Trying to Be Mommy When You Have Cancer
I was diagnosed with cancer when I was twenty-five; my baby girl at the time was two, going on three. I was told I had breast cancer. I didn’t want to believe it. I was only twenty-five; I felt like I was just getting my life together: a decent job, finding a new place to live, getting a car. All that was put on hold like squealing breaks on a car. I didn’t know where to go from there. I did not know anything about cancer except for the bad things like your hair falling out and dying from it. I knew I did not want to die; I kind of refused to die. I had a strong faith in God and I believe he would not put more on you than you can bear, but I also did not want anyone else to raise my baby girl. I know that might sound bad, but I feel she only has one mother and I planned on being the best mom ever regardless of cancer. And that’s just what I tried to do.
She was really understanding at a young age when chemo took over and I was not able to do the things I used to do with her. At times, I felt like lying in the bed every day, all day—and, at times, I did. She did not mind; that gave her a chance to watch her favorite movie at that time, The Lion King. I would watch to a certain point and then doze off. She would wake me up right at the point when the hyenas came out because she was scared. That was her time to jump on me, so I could hold her—and I did just that, even though it hurt from having surgery. I could not stop myself from holding my baby. No matter what, she was my baby and I was Mommy. When she wanted Mommy, that’s the only person she wants. Not that I did not have any help with her, because I did. I had my mom, her dad, family, and friends. So when I could not step up to the plate, someone was there.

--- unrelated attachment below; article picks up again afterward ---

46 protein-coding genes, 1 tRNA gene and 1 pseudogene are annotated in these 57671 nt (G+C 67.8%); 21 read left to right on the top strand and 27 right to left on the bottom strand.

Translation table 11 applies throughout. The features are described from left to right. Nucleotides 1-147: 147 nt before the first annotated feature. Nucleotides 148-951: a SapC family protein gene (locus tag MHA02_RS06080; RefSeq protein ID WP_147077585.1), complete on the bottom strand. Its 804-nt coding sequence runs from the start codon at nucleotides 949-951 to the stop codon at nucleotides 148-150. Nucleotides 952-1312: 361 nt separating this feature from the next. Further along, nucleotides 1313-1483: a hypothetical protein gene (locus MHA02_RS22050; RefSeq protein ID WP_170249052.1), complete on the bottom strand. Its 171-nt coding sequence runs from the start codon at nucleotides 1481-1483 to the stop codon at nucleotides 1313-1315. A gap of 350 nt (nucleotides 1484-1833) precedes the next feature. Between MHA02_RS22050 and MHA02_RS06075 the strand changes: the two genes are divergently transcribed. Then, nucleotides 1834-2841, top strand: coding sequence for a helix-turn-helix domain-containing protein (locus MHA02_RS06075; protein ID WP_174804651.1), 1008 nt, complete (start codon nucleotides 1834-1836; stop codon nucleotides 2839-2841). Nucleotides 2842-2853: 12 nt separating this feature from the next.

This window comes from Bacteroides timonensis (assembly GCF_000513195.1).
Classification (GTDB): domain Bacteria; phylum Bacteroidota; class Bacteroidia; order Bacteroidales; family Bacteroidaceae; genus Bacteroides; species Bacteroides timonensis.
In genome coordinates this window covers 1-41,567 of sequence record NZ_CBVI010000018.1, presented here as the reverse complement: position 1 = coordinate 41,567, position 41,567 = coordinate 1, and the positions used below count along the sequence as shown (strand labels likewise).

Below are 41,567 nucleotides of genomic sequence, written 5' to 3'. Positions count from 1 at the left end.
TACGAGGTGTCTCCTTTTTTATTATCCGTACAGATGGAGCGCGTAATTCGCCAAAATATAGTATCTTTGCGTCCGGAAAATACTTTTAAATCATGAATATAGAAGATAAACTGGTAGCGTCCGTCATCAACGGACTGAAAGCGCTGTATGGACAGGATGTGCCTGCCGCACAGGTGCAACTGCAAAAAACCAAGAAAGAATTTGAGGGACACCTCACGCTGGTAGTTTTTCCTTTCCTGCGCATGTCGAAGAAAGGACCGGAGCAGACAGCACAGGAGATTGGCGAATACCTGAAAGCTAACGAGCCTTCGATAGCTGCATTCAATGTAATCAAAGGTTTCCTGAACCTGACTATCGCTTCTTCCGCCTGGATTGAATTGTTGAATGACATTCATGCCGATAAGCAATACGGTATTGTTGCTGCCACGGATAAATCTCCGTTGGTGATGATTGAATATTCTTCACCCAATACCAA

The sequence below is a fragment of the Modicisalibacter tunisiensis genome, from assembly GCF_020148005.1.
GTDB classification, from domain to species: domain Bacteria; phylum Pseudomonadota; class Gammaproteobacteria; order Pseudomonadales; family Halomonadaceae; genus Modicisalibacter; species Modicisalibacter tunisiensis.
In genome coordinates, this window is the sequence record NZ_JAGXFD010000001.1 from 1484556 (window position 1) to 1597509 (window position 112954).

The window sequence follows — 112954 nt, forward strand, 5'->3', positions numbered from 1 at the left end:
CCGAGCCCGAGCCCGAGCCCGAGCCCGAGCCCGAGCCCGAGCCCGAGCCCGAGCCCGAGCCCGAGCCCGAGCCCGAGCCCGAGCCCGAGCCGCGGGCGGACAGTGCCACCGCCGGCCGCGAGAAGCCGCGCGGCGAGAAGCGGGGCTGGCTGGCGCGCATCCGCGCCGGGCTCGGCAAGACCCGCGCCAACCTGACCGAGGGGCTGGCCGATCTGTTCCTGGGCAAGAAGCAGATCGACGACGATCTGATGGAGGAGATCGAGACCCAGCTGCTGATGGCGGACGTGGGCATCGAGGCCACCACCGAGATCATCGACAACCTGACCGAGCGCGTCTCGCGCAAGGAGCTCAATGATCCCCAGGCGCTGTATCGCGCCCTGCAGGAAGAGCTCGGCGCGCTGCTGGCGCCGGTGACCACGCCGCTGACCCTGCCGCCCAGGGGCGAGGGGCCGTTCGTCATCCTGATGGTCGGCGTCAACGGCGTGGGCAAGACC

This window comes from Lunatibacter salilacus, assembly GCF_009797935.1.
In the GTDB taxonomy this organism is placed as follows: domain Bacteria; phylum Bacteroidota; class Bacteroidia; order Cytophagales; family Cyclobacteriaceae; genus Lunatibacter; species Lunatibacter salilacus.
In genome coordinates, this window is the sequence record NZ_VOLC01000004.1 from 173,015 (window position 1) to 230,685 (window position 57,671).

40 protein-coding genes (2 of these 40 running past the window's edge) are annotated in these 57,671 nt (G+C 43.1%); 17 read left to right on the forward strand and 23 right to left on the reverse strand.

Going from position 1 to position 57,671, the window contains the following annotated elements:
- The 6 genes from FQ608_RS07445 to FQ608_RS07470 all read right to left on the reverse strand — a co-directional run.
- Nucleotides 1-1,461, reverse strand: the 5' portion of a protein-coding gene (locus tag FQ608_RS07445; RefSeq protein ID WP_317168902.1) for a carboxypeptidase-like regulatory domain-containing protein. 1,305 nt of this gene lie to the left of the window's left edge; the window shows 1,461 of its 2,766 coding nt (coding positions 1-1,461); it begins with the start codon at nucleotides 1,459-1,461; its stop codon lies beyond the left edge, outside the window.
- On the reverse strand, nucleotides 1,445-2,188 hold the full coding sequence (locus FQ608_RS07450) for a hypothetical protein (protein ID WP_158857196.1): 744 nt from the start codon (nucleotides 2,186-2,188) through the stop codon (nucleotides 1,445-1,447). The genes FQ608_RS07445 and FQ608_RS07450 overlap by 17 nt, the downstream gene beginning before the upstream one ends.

No matter how much I changed, she did not care. She loves me unconditionally and I felt the same. When my hair came out and I thought she would be scared, she was the first one to rub my bald head. It did not matter if I had hair on not, if I got up in the morning to fix her breakfast or not. She did not care; she did not treat my like a cancer patient; she did not treat me like I was sick, even though she knew I was not the same. She was my strength. Without God and my precious gift, I don’t know how I would have survived. Nothing really mattered to her; I was still Mommy. She was and is my reason for living and for fighting.